And before we get to the happily ever after ending, there will be encounters with characters from the first film, including Pinocchio, the three pigs, Sleeping Beauty, and the Gingerbread Man, and a bunch of new characters, including a growly-voiced wicked stepsister (voice of Larry King!) and a very effete Prince Charming, who tosses his hair in slow motion (voice of Rupert Everett). The movie manages to make fun of just about everything, including its fairy tale sources, and yet be so resonant of the true themes of fairy tales that it is genuinely touching.

The technology continues to be astonishing. The surfaces and textures are eye-poppingly vivid, almost real-er than real. The movie has breathtakingly beautiful backgrounds, exquisite detail, and characters so magnificently yet subtly expressive you expect to see them interviewed by James Lipton on Bravo. The voice talent is spectacular and perfectly integrated with the expressions and gestures of the animated characters. It’s going to be hard to think of the dashing and brilliantly funny Banderas as anything but a cat from now on.

There is a lot to look at, but there is even more to feel, with characters so tender and charming that you will cheer for a happily-ever-after-ending — and cheer even louder at the annoucement of “Shrek 3.”

Parents should know that the movie has some crude and vulgar humor including jokes about bathroom functions and jokes about a male character wearing ladies’ underwear. There are scenes in a tavern. The movie has some moments of mild peril and tension. The only casualties are an enchanted character and a couple of fish.

Families who see this movie should talk about the experiences family members had in meeting the friends and families of the people they love. Were they nervous? What did they do to get to know each other? Do you agree with the decision Shrek and Fiona make at the end of the movie? Why? Shrek tells Fiona he won’t change and she says she has changed for him. What changes do they make? And families who enjoy this movie might like to try fingerbowls!

Families who enjoy this movie will also enjoy the original Shrek and Pixar animated classics like Toy Story, Finding Nemo, and A Bug’s Life. They might also like to read the William Steig book about Shrek and some of his others, including Spinky Sulks.

Troy

posted by rkumar
B
Lowest Recommended Age:Mature High Schooler
Movie Release Date:2004

The Iliad begins, “Sing, O goddess, of the anger of Achilles.” It is a story about love, honor, betrayal, fate, ambition, and of course, hubris. And it is the adventure of the best warrior there ever was or will be. This movie is the watered-down, greatest hits, Classic Comics version. It’s mostly about the fighting. And Achilles doesn’t rage so much as pout and glower.

Paris (Orlando Bloom), son of Priam (Peter O’Toole), the king of Troy, steals the wife of Menelaus (Brendan Gleeson). She is Helen (Diane Kruger), the most beautiful woman in the world. Menelaus and his brother, Agamemnon (Brian Cox) go to war against Troy, partly because of Helen, but more because it is an excuse to conquer the Trojans.

Achilles (Brad Pitt) does not admire Agamemnon or his reasons for going to war. But he has his own reasons. His mother (Julie Christie) tells him that he has a choice between having a short life but being known forever as the greatest warrior on earth, or living a long and peaceful life and being known by his son but have no “name” after death. Whether we think of Achilles as driven by the gods, fate, temperament, events in his childhood, or some sort of rational assessment of his options, he seems ineluctably hurtled into the life of a warrior.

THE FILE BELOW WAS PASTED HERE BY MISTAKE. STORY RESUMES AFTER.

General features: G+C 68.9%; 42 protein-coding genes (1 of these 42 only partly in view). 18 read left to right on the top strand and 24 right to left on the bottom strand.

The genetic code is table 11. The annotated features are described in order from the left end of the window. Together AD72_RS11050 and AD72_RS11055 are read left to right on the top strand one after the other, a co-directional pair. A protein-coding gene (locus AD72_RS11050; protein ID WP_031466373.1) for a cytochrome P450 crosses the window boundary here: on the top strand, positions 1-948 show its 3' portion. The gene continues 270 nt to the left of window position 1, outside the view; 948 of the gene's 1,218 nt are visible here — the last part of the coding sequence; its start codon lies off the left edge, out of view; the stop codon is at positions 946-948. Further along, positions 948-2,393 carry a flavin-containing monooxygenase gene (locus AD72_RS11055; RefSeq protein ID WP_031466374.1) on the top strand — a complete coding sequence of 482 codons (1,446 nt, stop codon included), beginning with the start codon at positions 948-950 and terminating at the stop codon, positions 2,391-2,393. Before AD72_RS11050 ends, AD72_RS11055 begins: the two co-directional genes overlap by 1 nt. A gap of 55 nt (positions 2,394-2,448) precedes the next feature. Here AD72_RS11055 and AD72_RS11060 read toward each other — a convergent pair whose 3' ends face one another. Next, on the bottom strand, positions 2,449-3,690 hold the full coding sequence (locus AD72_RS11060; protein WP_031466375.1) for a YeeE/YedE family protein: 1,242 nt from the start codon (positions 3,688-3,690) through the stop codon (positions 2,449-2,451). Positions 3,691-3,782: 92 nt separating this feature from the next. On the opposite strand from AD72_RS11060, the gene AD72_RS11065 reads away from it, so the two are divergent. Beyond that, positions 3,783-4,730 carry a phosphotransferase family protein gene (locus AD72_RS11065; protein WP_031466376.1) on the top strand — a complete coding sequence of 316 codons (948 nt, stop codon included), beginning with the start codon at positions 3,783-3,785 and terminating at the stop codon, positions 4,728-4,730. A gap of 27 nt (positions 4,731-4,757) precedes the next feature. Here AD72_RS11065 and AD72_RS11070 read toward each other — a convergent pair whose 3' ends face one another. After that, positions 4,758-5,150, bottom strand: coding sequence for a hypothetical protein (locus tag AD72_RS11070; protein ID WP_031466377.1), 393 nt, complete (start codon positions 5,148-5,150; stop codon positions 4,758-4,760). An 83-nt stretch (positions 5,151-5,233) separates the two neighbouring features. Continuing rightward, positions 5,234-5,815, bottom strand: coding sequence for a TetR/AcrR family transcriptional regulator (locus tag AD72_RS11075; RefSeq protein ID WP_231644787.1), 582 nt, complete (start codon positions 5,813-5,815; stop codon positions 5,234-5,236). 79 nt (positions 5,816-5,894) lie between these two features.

The diplomatic Odysseus says, “Let Achilles fight for honor, let Agamemnon fight for power, and let the gods decide which man to glorify,” and so Achilles agrees to go to battle, bringing his faithful soldiers, the Myrmidons, and his beloved cousin Patroclus. Agamemnon leads a thousand ships to the walled city of Troy and Achilles and the Myrmidons sail with them, ignoring Agamemnon’s orders and landing to attack before any of the other ships gets to shore.

As the battle ends, Achilles tells his troops they can ransack the temple of Apollo. He sees Priam’s older son, Hector (Eric Bana), but lets him go: “Why kill you now, Prince of Troy, with no one here to see you fall?” If he is to have eternal glory, he knows he must be as much showman as warrior.

The huge armies battle, but in the movie, as in the book, the key confrontation is between Achilles and Hector. Paris has been unable to maintain his honor in a one-to-one battle with Meneleaus, and it is left to their representatives to battle to the death. Hector asks Achilles if he will agree that whoever loses will receive full burial rites. And we finally see Achilles’ fury as he refuses. When it is over, Priam risks his own life to plead for the return of his son’s body, and Achilles agrees. In The Iliad, Homer repeatedly calls Achilles “god-like,” until he shows compassion for Priam and Hector. Then, Homer believes, he is a man.

These two scenes are key not just to The Iliad but to of all of Western literature, and it is thrilling to see them on screen. But the rest of the long (nearly three hour) movie is uneven and unsatisfying. The dialogue is as inconsistent as the accents, with modern pronouncements like “we need to talk” and “do it!” alternating with ponderous approximations of classical meter. The script adds a distracting and superfluous love interest for Achilles. In an attempt to make one of history’s greatest epic sagas manageable on screen, the movie tells us both too much and too little about what is going on. It keeps reminding us about everyone’s passion for a place in history but does not show us enough about who the characters are and why their destinies are so entangled. And whose idea was that inside-the-helmet view of a confrontation?

Brad Pitt handles the fight scenes well and he is better looking than Helen of Troy, but he is not Achilles and you don’t for one second believe that he could live any time but the present or that he has ever felt an emotion stronger than being annoyed. Even in armor, screaming for battle, he looks like he is wearing blue jeans and cheering on the Rangers. Without the gods in the story, a lot depends on believing in the passion between Paris and Helen, but Bloom and Kruger barely register on screen. Bana, Cox, and Gleeson manage fairly well, but it is O’Toole who brings grace, dignity, and sheer star power to the story.